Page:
HARBIN, Feb. 1 -- Chinese researchers will dig deep this year as they endeavor to expose the atrocities of Japan's notorious Unit 731 during WWII, Chinese scholar told Xinhua on Friday.
Next year is the 80th anniversary of Japan's surrender.
Researchers at the center are busy translating copies of declassified U.S.archives. They are studying the oral testimony of 168 Chinese, forced into slavery at Unit 731. The center will leave no stone unturned, said Yang Yanjun, head of the International Research Center for Unit 731 Issues in Harbin. Only a comprehensive analysis of archives, both at home and abroad, will reveal the facts about Unit 731.
Unit 731 was a top-secret biological and chemical warfare research base established in Harbin in 1935: the nerve center of Japan's biological warfare in China and Southeast Asia during WWII.
More than 10,000 people were killed at Unit 731. Civilians and prisoners of war from China, the former Soviet Union, the Korean Peninsula and Mongolia all perished at the hands of Japan's scientists.
The retreating Japanese invaders blew up the base when the Soviet Union army took Harbin in 1945.
Hard evidence of Japanese crimes at Unit 731 comes in testimony from 168 Chinese workers forced into heavy labor there. The recollections were painfully compiled by the research center in the closing twenty years of the last century.
Luo Baixiang, a native of Binxian County, Harbin, suddenly found himself in handcuffs in September 1944 when he was walking on the street and sent with 69 others to Laowutun, part of Harbin administered by Unit 731 forces. He was 17 years old.
The prisoners lived in basic sheds in ditches about 1.5 meters deep, and were forced into construction work for more than ten hours a day. They were under constant watch and given very bad food. If unable to work due to poor health, they were beaten. Bleeding from the head, with broken arms and legs, the bodies of the prisoners were spirited away, Lou recalled.
"Many of these people were never seen again. Some were certainly used by the Japanese for bacteriological experiments," Luo said. "We were 70 when sent to Unit 731, but only 45 of us returned home. The missing 25 were killed by the Japanese."
Luo's words ring truer yet when we hear what Hou Kefa, another laborer at Unit 731 in 1942, has to say. Hou, from Pingfang District in Harbin, once saw a group of Japanese carrying corpses covered in white sheets from a truck parked near a cremator.
Zuo Xianliang, a farmer in Yanshou County, Harbin, worked as a slave in the timber yard at Unit 731 in June, 1945.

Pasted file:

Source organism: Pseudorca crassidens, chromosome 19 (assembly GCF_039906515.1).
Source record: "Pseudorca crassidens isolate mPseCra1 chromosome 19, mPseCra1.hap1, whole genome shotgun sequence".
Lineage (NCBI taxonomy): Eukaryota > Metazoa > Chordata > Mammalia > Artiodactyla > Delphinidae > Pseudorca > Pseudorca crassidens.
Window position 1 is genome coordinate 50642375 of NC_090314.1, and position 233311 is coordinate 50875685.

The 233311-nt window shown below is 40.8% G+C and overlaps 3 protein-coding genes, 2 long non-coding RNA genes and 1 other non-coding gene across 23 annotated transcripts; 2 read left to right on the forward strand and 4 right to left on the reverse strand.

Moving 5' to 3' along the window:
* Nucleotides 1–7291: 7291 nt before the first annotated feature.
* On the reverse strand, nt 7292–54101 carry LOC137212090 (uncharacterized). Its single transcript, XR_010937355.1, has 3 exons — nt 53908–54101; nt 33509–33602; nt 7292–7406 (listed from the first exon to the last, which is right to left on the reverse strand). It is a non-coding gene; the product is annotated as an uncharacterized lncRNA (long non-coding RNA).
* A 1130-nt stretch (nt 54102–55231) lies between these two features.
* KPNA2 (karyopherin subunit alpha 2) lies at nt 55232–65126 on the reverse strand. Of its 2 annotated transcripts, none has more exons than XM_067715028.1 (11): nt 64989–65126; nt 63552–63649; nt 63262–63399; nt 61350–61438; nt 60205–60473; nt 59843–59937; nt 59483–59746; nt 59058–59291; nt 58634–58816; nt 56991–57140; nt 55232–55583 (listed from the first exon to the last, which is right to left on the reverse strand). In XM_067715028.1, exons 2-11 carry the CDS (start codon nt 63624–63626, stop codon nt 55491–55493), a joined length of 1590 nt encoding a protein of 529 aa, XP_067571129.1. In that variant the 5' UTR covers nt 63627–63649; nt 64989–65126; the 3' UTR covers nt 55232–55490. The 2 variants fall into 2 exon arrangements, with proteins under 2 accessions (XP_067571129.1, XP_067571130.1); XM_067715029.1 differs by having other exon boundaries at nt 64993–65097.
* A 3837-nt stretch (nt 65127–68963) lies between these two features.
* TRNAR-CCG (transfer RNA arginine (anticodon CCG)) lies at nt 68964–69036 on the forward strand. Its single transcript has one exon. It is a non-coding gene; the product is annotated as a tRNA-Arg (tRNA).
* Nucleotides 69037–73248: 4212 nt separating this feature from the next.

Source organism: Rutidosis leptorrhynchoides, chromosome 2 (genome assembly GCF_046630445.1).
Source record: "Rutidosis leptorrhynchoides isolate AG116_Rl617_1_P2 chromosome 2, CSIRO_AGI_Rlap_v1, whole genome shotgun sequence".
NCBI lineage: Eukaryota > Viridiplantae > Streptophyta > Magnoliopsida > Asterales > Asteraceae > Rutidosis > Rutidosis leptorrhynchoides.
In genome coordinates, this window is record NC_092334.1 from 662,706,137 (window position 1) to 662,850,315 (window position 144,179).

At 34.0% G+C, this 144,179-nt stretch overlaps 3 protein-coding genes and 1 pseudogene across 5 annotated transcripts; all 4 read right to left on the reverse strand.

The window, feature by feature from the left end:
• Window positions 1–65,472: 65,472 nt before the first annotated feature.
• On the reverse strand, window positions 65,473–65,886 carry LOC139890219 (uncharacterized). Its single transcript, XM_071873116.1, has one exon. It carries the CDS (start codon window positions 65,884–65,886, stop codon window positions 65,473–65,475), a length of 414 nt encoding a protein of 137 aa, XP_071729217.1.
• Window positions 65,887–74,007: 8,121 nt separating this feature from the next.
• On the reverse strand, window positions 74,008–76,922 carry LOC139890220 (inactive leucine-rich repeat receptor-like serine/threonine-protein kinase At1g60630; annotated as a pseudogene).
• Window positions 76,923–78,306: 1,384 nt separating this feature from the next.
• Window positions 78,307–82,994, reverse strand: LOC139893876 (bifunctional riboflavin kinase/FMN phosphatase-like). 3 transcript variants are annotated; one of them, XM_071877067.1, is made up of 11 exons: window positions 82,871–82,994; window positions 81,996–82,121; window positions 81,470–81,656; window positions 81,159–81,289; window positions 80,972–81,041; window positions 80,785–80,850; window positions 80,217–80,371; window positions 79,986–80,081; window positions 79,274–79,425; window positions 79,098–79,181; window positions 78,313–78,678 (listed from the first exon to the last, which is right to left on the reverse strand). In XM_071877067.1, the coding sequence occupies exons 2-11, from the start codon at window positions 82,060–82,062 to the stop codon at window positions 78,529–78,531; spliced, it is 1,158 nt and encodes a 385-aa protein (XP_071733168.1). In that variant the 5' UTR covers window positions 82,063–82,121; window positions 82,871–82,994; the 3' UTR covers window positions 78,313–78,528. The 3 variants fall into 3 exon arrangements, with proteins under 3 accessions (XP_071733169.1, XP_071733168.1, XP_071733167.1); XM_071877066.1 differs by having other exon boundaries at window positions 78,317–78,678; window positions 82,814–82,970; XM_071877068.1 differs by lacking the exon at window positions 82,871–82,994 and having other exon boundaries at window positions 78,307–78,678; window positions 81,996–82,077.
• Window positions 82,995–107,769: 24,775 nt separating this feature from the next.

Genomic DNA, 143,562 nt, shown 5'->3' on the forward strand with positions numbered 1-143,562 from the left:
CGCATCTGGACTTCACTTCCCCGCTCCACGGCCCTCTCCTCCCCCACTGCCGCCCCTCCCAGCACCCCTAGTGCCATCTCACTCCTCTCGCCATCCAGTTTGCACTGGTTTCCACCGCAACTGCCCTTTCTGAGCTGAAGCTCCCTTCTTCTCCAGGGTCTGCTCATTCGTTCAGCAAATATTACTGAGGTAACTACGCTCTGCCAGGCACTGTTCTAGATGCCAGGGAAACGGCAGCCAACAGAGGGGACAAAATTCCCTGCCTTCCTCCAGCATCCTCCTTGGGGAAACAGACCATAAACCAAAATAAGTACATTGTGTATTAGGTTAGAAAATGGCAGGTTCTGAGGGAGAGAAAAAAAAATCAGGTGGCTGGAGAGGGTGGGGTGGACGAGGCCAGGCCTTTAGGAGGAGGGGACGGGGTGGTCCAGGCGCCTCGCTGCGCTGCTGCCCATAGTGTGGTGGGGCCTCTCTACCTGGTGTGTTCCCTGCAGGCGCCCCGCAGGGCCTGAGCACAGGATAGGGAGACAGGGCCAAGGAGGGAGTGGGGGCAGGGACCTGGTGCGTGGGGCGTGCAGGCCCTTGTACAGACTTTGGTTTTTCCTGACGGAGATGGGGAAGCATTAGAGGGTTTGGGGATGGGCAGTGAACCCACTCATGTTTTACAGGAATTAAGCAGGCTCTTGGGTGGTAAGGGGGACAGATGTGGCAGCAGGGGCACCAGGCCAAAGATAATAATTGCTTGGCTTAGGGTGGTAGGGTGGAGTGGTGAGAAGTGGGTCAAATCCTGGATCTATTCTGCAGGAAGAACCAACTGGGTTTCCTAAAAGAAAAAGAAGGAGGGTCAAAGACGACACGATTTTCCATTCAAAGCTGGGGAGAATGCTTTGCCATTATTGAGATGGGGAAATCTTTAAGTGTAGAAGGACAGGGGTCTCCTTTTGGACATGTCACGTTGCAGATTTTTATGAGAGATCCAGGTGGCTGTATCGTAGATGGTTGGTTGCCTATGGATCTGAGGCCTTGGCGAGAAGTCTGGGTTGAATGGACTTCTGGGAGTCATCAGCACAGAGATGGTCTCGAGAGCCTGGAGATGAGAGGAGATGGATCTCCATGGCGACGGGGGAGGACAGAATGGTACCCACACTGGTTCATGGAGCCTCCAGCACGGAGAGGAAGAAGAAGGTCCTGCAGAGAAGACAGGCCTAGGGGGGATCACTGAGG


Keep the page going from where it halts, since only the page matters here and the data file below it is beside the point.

His parents, wife and children cried the whole night through and ate nothing on the day they heard he was to be taken to work at the base. Few laborers returned home alive.
Zuo contracted tuberculosis, but had to continue to work without any medical treatment. He was told by other workers that dead laborers were buried in Laowutun every day.
Despite the horror of his personal circumstances, Zuo never imagined that killing two wild rats would bring near disaster to the Chinese laborers.
When two yellow rats were found under a pile of wood, Zuo and his fellow prisoners stamped them to death. On hearing this, the Japanese overseer became furious and ordered 30 of the workers to stand in line. He slapped Zuo in the face twice and then ordered him to slap the worker next to him. When Zuo refused he was beaten and kicked, losing two teeth.
When the Japanese told the workers to catch rats alive, Zuo and his colleagues did not understand why they were so friendly to vermin. Many years later he discovered that Unit 731 used rats to incubate plague.
Zuo escaped from the site with 30 others on Aug. 13, 1945, just two days before Japan surrendered.
According to the archives, Japanese "bacterial forces", including Unit 731, released biological contaminants as part of military campaigns on 161 occasions, claiming more than 270,000 lives and infecting more than 2.37 million people with plague.
Kong Zhaoren, a villager in Shuangcheng, Harbin, was also at Unit 731 in 1940. He fed the Japanese forces' dogs for more than a year, eating the same food as dogs, according to Kong Shuzhen, his oldest daughter.
He often saw Japanese soldiers throwing Chinese people into the dog pens. At first, he thought they were dead, but later he saw with his own eyes that the mouths of those ripped apart were still moving and they were still alive. He was powerless to help.
Kong saw rats being raised in one underground tunnel and ammunition being stored in another. When his role was changed to caring for the troops' horses, he had to steal food from the canteen as he could not eat horse feed.
One night in autumn of 1941, an old cook in the canteen stole a soldier's blanket and gave it to Kong to keep him warm as he escaped.
"We will keep the blanket as evidence of history," said his daughter.